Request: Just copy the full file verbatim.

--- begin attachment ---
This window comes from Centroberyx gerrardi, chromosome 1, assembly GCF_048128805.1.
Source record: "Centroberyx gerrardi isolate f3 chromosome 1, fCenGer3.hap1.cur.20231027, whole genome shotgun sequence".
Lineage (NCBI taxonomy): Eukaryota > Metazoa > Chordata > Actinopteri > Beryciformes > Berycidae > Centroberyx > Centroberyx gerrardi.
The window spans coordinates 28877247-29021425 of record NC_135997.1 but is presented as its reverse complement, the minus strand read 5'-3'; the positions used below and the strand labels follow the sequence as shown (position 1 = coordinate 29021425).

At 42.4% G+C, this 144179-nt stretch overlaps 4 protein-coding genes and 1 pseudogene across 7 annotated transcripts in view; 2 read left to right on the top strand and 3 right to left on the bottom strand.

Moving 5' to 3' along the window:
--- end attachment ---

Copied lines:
This window comes from Centroberyx gerrardi, chromosome 1, assembly GCF_048128805.1.
Source record: "Centroberyx gerrardi isolate f3 chromosome 1, fCenGer3.hap1.cur.20231027, whole genome shotgun sequence".
Lineage (NCBI taxonomy): Eukaryota > Metazoa > Chordata > Actinopteri > Beryciformes > Berycidae > Centroberyx > Centroberyx gerrardi.
The window spans coordinates 28877247-29021425 of record NC_135997.1 but is presented as its reverse complement, the minus strand read 5'-3'; the positions used below and the strand labels follow the sequence as shown (position 1 = coordinate 29021425).

At 42.4% G+C, this 144179-nt stretch overlaps 4 protein-coding genes and 1 pseudogene across 7 annotated transcripts in view; 2 read left to right on the top strand and 3 right to left on the bottom strand.

Moving 5' to 3' along the window: